Opinion

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property tax

- David Clark

A house in Toronto, valued at $812,000 (real estate sale) paid $2,986 in property taxes (2019). Another, sold for $2.8 million (assessed value $1.67 million), paid $9,681. Another, a semi-detached in my childhood neighbourhood (Scarborough), is assessed for $799,990 paid $2,414.

My property in Owen Sound is assessed for $226,500 and had a 2019 tax bill for $3,879. It will be up in 2020, yet again. (Note: These tax amounts include the various other levies like school and county. In Owen Sound, the municipal portion is about 72% of the levy.)

Let that sink in. A property in Owen Sound is assessed at 28% of the value of a house in Toronto and is taxed about 61% higher. This applies to all houses in Owen Sound.

Let’s be clear, the assessed values (or current value assessment) are not the problem. The municipal budget and the tax rates for various classes of properties (residential, commercial, and industrial) are the problem. Council sets the budget and then assigns a share of the budget to each property based on assessments. So when your taxes go up, that is because the budget has increased. Although, sometimes, certain types of houses might increase in value more than other types, and, barring a budget increase, might pay more taxes relative to others which have not increased or have declined in value.

In 2008, the council decided to shift the tax burden from commercial and industrial properties to residential. As posted on the city’s website: “The City of Owen Sound began a process to shift the tax ratio to reduce both commercial and industrial tax rates a number of years ago.”; “Between 2008 and 2015, business tax ratios decreased by 15.57% for the commercial class, 12.85% for the industrial class, and 31.95% for the large industrial class.” Note how it is worded as a positive for commercial and industrial properties when in fact it is, at the same time, a negative for residential properties.

We are now paying higher residential property taxes so the Big Box stores and industry can pay less. The “selling point” was to entice commercial and industry to locate and stay here.

You be the judge as to how well that has turned out. Between 1996 and 2016, employment in primary industry dropped by 21.7%, manufacturing/processing dropped by 15.2%, and sales/service dropped 4%. Of the ten employment categories, six declined anywhere from 4.0% to 25.2%, although total employment rose by 3.5%. Across Grey-Bruce three of ten categories dropped (ranged from 10.9% to 59.5%) and Ontario showed a drop in two categories (25% and 31.6%). Employment growth in these categories was 9.5% for Grey-Bruce, Ontario was 29.1%, and Owen Sound was 3.5%. It appears Owen Sound has not fared well in growing jobs in the categories which have received preferential property tax relief through lower tax rates.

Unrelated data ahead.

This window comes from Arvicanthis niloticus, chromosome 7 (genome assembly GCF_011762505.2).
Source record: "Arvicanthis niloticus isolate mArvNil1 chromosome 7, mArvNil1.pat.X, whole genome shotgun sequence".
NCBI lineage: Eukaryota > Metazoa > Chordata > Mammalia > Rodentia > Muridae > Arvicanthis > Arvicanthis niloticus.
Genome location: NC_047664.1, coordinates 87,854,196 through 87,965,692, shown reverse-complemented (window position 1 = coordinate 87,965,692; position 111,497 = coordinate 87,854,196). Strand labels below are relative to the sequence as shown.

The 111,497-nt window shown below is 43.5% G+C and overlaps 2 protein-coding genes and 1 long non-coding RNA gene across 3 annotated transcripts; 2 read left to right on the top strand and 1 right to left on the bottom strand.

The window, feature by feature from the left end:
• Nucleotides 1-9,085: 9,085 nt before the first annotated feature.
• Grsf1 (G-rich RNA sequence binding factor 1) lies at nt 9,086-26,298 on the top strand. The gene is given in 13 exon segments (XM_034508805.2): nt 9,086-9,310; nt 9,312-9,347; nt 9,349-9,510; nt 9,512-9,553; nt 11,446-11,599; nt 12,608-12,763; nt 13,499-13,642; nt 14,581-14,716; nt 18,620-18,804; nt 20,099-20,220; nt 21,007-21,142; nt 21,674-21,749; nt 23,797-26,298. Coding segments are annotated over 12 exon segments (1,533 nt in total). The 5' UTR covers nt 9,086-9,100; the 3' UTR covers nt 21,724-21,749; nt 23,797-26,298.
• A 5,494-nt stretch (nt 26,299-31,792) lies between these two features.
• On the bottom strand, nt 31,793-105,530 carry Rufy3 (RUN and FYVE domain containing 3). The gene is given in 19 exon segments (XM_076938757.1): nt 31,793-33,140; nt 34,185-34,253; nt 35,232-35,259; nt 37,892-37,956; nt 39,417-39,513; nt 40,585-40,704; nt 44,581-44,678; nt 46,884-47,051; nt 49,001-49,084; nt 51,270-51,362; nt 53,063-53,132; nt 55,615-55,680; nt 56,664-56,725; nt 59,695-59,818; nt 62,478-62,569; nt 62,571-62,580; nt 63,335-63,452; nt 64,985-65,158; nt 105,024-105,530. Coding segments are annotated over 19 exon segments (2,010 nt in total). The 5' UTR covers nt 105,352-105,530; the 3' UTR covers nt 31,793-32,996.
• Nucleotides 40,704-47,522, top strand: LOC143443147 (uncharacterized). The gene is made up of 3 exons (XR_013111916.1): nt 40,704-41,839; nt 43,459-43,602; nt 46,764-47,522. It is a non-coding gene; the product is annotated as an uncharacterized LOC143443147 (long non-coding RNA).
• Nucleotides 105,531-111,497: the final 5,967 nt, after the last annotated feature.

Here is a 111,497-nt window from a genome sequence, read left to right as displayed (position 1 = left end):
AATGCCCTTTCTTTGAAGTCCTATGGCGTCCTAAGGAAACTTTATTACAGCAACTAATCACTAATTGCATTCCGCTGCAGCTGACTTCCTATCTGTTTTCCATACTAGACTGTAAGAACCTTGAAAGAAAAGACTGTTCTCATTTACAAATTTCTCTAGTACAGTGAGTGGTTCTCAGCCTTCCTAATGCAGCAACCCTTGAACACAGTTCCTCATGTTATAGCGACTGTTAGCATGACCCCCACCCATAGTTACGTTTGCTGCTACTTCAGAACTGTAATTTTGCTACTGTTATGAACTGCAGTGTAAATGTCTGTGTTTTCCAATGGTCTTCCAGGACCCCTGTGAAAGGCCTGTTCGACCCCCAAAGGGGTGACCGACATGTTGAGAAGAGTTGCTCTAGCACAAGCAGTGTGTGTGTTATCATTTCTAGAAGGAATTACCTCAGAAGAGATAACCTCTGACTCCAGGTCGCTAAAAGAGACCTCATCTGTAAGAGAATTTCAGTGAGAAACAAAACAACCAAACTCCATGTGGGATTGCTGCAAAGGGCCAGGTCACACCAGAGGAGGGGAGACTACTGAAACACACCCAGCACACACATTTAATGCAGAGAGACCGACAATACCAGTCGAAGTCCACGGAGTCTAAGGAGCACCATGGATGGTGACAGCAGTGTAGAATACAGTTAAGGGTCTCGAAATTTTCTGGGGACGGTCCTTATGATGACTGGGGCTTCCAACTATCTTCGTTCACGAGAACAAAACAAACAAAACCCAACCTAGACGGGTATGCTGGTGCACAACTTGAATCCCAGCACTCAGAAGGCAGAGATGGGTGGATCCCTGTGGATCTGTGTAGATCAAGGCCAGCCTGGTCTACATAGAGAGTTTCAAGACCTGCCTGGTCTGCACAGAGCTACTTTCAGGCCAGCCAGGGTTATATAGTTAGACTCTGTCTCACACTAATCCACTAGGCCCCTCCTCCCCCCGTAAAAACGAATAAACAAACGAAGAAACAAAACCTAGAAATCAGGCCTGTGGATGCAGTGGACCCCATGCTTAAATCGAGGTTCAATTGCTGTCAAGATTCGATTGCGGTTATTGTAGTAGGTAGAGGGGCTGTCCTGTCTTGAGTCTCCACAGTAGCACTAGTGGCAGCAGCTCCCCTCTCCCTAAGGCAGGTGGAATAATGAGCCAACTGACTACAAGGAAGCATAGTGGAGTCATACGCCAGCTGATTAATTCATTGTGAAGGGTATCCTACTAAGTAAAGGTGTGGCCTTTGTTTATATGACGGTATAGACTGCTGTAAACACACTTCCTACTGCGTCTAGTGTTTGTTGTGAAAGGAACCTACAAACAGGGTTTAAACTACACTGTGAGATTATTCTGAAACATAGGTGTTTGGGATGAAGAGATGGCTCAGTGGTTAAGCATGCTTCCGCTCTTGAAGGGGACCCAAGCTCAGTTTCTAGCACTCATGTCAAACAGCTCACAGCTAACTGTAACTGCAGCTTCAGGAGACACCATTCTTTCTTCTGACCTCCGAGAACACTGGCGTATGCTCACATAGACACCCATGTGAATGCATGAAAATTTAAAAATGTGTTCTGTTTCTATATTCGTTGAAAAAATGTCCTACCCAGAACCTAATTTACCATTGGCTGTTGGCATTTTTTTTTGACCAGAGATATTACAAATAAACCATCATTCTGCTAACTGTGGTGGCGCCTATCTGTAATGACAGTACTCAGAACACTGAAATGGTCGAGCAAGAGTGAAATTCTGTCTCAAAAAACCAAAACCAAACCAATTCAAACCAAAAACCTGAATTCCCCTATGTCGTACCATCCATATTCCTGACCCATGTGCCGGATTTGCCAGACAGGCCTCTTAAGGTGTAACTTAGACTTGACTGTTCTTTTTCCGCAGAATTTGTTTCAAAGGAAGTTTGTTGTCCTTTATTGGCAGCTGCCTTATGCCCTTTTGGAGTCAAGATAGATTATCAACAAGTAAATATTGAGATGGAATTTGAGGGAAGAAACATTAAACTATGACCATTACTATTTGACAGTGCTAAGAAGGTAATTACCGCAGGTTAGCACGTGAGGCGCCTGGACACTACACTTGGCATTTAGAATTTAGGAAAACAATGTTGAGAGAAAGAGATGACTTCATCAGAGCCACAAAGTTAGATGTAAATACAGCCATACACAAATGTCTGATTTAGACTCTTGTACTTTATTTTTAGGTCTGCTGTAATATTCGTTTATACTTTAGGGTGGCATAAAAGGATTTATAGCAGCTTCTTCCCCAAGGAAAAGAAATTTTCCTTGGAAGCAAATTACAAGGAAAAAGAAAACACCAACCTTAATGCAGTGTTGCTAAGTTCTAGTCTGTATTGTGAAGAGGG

If we look back to 1980, Owen Sound had 2,550 manufacturing jobs (excluding processing and utilities which is now included in this category). This represents a minimum loss of 72.8% of manufacturing jobs, or 1,855 jobs, which is greater than Ontario which lost a minimum of 65.8% of manufacturing jobs.

The recent resurgence of the idea of selling park land for development (this is not a new idea for the council) stems solely from the desire to increase the assessment base and at the same time increase the tax rate to cover continually increasing budgets. An increased assessment base should decrease all property taxes. But this never happens because council always increases the tax rates to fund higher budgets. By the way, there is never a “surplus” of park land. The mayor states he wants to see the population hit 30,000 in 2030, and ironies of ironies, council considers selling parkland: Less park land for more people.

I compared Owen Sound’s tax rates (residential, commercial, and industrial) to nine similar sized cities in Ontario. Owen Sound’s residential rate is the third highest, 10.38% higher than the average; commercial is the sixth highest, 11.12% higher than the average; and, industrial is fourth highest, at 6.76% higher than the average.

Looking to within the Grey-Bruce area, Owen Sound has the second highest tax rates for residential and commercial, and third highest for industrial.

Additionally, looking at all forty-five cities in Ontario, Owen Sound is more or less in the middle of the pack, but below (lower) the mean and the median.

Owen Sound needs a council (and councillors) that has the fortitude and gumption to reverse this direction, and get its budget under control. Big business does not need to be, and should not be, subsidised at the municipal level - that is a job for provincial and federal tax credits. They come here for the sole purpose of extracting dollars from our pockets to enhance their “bottom line”. They will leave (and have done) when the cost-benefit no longer works in their favour. I strongly disagree with a former mayor who stated a particular business was building a new retail outlet, showing support for the community and its people. Nope. It was and is the bottom line for which they were, and are, showing support.

Mr Clark is an Independent Researcher and Data Cruncher in Owen Sound. He worked as a property assessor with the province for 15 years.

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